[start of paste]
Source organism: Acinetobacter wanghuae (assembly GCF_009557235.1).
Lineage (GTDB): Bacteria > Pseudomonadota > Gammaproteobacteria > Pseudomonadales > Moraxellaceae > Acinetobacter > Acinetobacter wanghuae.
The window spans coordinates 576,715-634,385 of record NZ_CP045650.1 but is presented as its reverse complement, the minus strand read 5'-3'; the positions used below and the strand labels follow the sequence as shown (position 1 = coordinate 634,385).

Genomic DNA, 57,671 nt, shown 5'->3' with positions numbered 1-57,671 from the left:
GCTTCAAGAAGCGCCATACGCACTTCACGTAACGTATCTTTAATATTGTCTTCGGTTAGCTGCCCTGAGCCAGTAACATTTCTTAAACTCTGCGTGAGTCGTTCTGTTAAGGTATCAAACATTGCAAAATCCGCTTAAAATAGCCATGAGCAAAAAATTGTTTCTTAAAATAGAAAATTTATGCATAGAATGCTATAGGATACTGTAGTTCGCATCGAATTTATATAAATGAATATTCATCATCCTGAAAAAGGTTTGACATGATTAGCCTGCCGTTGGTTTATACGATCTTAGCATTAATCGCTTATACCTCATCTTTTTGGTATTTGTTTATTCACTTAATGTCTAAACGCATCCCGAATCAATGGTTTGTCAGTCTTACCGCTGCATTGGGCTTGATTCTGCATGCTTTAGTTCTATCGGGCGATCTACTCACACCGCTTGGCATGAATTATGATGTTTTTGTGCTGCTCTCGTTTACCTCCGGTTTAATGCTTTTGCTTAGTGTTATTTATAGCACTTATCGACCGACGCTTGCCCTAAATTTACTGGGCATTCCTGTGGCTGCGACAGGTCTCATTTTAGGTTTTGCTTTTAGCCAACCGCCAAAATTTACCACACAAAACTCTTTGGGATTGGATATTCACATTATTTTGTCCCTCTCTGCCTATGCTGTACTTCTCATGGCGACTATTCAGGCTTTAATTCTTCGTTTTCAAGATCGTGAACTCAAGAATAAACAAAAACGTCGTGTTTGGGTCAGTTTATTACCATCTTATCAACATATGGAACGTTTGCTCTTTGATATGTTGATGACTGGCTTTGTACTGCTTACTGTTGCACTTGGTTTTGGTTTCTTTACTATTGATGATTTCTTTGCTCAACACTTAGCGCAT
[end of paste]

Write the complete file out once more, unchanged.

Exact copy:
Source organism: Acinetobacter wanghuae (assembly GCF_009557235.1).
Lineage (GTDB): Bacteria > Pseudomonadota > Gammaproteobacteria > Pseudomonadales > Moraxellaceae > Acinetobacter > Acinetobacter wanghuae.
The window spans coordinates 576,715-634,385 of record NZ_CP045650.1 but is presented as its reverse complement, the minus strand read 5'-3'; the positions used below and the strand labels follow the sequence as shown (position 1 = coordinate 634,385).

Genomic DNA, 57,671 nt, shown 5'->3' with positions numbered 1-57,671 from the left:
GCTTCAAGAAGCGCCATACGCACTTCACGTAACGTATCTTTAATATTGTCTTCGGTTAGCTGCCCTGAGCCAGTAACATTTCTTAAACTCTGCGTGAGTCGTTCTGTTAAGGTATCAAACATTGCAAAATCCGCTTAAAATAGCCATGAGCAAAAAATTGTTTCTTAAAATAGAAAATTTATGCATAGAATGCTATAGGATACTGTAGTTCGCATCGAATTTATATAAATGAATATTCATCATCCTGAAAAAGGTTTGACATGATTAGCCTGCCGTTGGTTTATACGATCTTAGCATTAATCGCTTATACCTCATCTTTTTGGTATTTGTTTATTCACTTAATGTCTAAACGCATCCCGAATCAATGGTTTGTCAGTCTTACCGCTGCATTGGGCTTGATTCTGCATGCTTTAGTTCTATCGGGCGATCTACTCACACCGCTTGGCATGAATTATGATGTTTTTGTGCTGCTCTCGTTTACCTCCGGTTTAATGCTTTTGCTTAGTGTTATTTATAGCACTTATCGACCGACGCTTGCCCTAAATTTACTGGGCATTCCTGTGGCTGCGACAGGTCTCATTTTAGGTTTTGCTTTTAGCCAACCGCCAAAATTTACCACACAAAACTCTTTGGGATTGGATATTCACATTATTTTGTCCCTCTCTGCCTATGCTGTACTTCTCATGGCGACTATTCAGGCTTTAATTCTTCGTTTTCAAGATCGTGAACTCAAGAATAAACAAAAACGTCGTGTTTGGGTCAGTTTATTACCATCTTATCAACATATGGAACGTTTGCTCTTTGATATGTTGATGACTGGCTTTGTACTGCTTACTGTTGCACTTGGTTTTGGTTTCTTTACTATTGATGATTTCTTTGCTCAACACTTAGCGCAT